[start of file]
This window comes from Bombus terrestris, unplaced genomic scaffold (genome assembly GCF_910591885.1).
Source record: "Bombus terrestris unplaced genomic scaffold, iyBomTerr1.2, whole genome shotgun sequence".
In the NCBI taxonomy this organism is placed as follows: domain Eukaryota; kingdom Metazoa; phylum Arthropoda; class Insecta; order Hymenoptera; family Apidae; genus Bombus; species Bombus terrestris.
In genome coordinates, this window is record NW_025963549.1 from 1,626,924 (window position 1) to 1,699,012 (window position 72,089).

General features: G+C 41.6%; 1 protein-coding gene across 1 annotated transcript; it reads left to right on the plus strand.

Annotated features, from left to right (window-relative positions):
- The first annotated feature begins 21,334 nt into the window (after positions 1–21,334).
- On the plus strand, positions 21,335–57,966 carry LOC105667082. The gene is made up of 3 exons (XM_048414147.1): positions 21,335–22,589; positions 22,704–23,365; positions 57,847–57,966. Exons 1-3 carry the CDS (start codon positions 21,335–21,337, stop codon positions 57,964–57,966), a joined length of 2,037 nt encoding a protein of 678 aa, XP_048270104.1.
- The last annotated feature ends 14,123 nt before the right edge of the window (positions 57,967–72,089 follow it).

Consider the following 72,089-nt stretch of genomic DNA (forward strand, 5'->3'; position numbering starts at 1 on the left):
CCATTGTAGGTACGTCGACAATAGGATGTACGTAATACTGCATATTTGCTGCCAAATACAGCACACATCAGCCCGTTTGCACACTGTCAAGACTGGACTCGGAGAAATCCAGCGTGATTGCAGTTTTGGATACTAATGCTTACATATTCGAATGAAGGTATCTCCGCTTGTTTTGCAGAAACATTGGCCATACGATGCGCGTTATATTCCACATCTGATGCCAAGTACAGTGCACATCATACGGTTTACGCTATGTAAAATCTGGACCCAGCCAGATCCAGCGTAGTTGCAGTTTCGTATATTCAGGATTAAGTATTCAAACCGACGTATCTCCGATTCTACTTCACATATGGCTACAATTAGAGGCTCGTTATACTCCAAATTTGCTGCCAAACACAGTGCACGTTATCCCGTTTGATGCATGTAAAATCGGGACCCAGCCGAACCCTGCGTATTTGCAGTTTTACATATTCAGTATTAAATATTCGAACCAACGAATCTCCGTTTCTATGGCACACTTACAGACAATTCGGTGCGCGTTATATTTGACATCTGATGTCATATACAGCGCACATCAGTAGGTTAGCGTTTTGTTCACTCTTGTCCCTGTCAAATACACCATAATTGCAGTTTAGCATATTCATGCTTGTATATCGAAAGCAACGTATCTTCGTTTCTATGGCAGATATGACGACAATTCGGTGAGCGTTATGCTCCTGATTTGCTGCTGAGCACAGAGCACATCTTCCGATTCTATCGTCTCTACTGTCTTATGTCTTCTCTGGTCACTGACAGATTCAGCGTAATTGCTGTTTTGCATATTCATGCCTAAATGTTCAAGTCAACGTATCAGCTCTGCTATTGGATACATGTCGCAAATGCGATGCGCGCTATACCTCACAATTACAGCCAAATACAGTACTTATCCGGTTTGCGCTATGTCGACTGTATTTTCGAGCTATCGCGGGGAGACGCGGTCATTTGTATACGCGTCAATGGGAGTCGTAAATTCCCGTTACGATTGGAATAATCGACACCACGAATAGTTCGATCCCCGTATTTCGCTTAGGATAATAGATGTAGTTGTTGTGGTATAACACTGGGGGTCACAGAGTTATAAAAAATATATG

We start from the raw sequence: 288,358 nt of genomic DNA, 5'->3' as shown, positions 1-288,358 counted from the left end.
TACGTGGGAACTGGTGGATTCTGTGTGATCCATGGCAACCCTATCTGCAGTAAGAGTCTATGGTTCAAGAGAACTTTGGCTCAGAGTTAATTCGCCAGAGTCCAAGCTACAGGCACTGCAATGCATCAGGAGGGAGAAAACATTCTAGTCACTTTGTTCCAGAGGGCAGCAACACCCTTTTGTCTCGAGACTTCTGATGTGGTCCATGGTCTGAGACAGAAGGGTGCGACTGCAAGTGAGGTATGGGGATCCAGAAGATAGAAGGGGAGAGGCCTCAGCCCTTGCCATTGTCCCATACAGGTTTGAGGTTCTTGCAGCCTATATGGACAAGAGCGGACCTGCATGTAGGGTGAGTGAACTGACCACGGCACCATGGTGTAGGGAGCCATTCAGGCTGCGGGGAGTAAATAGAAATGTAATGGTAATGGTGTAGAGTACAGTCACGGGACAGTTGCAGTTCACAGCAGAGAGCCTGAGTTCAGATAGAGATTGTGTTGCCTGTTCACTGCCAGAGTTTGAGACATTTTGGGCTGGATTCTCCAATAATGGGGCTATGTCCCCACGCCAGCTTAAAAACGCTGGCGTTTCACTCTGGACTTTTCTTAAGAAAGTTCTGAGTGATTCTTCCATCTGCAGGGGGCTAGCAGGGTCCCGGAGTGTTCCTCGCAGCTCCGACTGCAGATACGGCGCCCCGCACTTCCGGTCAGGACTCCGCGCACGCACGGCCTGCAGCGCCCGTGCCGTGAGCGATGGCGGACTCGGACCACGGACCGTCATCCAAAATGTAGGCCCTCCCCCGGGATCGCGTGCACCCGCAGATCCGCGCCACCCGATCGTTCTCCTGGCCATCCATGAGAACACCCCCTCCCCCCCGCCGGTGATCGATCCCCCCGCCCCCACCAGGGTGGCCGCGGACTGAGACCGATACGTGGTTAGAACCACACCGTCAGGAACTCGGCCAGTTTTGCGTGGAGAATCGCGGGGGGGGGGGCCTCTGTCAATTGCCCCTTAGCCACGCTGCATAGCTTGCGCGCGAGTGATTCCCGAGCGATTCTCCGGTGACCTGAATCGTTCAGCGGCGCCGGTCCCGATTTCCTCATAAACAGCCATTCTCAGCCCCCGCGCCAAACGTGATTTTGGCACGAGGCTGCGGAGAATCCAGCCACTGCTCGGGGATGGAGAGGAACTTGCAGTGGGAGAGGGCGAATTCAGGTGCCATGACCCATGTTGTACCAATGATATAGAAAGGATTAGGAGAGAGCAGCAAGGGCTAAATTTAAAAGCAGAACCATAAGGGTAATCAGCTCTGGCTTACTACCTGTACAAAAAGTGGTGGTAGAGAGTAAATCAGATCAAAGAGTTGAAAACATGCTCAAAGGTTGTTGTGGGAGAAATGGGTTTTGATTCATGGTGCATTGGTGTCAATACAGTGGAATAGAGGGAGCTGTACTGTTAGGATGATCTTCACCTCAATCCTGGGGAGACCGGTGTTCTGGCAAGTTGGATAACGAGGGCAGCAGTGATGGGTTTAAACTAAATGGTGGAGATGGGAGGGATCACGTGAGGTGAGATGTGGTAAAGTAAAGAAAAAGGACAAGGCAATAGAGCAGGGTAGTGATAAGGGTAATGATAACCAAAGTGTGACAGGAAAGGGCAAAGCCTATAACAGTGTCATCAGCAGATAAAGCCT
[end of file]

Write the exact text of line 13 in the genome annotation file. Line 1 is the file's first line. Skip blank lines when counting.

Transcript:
TACGTGGGAACTGGTGGATTCTGTGTGATCCATGGCAACCCTATCTGCAGTAAGAGTCTATGGTTCAAGAGAACTTTGGCTCAGAGTTAATTCGCCAGAGTCCAAGCTACAGGCACTGCAATGCATCAGGAGGGAGAAAACATTCTAGTCACTTTGTTCCAGAGGGCAGCAACACCCTTTTGTCTCGAGACTTCTGATGTGGTCCATGGTCTGAGACAGAAGGGTGCGACTGCAAGTGAGGTATGGGGATCCAGAAGATAGAAGGGGAGAGGCCTCAGCCCTTGCCATTGTCCCATACAGGTTTGAGGTTCTTGCAGCCTATATGGACAAGAGCGGACCTGCATGTAGGGTGAGTGAACTGACCACGGCACCATGGTGTAGGGAGCCATTCAGGCTGCGGGGAGTAAATAGAAATGTAATGGTAATGGTGTAGAGTACAGTCACGGGACAGTTGCAGTTCACAGCAGAGAGCCTGAGTTCAGATAGAGATTGTGTTGCCTGTTCACTGCCAGAGTTTGAGACATTTTGGGCTGGATTCTCCAATAATGGGGCTATGTCCCCACGCCAGCTTAAAAACGCTGGCGTTTCACTCTGGACTTTTCTTAAGAAAGTTCTGAGTGATTCTTCCATCTGCAGGGGGCTAGCAGGGTCCCGGAGTGTTCCTCGCAGCTCCGACTGCAGATACGGCGCCCCGCACTTCCGGTCAGGACTCCGCGCACGCACGGCCTGCAGCGCCCGTGCCGTGAGCGATGGCGGACTCGGACCACGGACCGTCATCCAAAATGTAGGCCCTCCCCCGGGATCGCGTGCACCCGCAGATCCGCGCCACCCGATCGTTCTCCTGGCCATCCATGAGAACACCCCCTCCCCCCCGCCGGTGATCGATCCCCCCGCCCCCACCAGGGTGGCCGCGGACTGAGACCGATACGTGGTTAGAACCACACCGTCAGGAACTCGGCCAGTTTTGCGTGGAGAATCGCGGGGGGGGGGGCCTCTGTCAATTGCCCCTTAGCCACGCTGCATAGCTTGCGCGCGAGTGATTCCCGAGCGATTCTCCGGTGACCTGAATCGTTCAGCGGCGCCGGTCCCGATTTCCTCATAAACAGCCATTCTCAGCCCCCGCGCCAAACGTGATTTTGGCACGAGGCTGCGGAGAATCCAGCCACTGCTCGGGGATGGAGAGGAACTTGCAGTGGGAGAGGGCGAATTCAGGTGCCATGACCCATGTTGTACCAATGATATAGAAAGGATTAGGAGAGAGCAGCAAGGGCTAAATTTAAAAGCAGAACCATAAGGGTAATCAGCTCTGGCTTACTACCTGTACAAAAAGTGGTGGTAGAGAGTAAATCAGATCAAAGAGTTGAAAACATGCTCAAAGGTTGTTGTGGGAGAAATGGGTTTTGATTCATGGTGCATTGGTGTCAATACAGTGGAATAGAGGGAGCTGTACTGTTAGGATGATCTTCACCTCAATCCTGGGGAGACCGGTGTTCTGGCAAGTTGGATAACGAGGGCAGCAGTGATGGGTTTAAACTAAATGGTGGAGATGGGAGGGATCACGTGAGGTGAGATGTGGTAAAGTAAAGAAAAAGGACAAGGCAATAGAGCAGGGTAGTGATAAGGGTAATGATAACCAAAGTGTGACAGGAAAGGGCAAAGCCTATAACAGTGTCATCAGCAGATAAAGCCT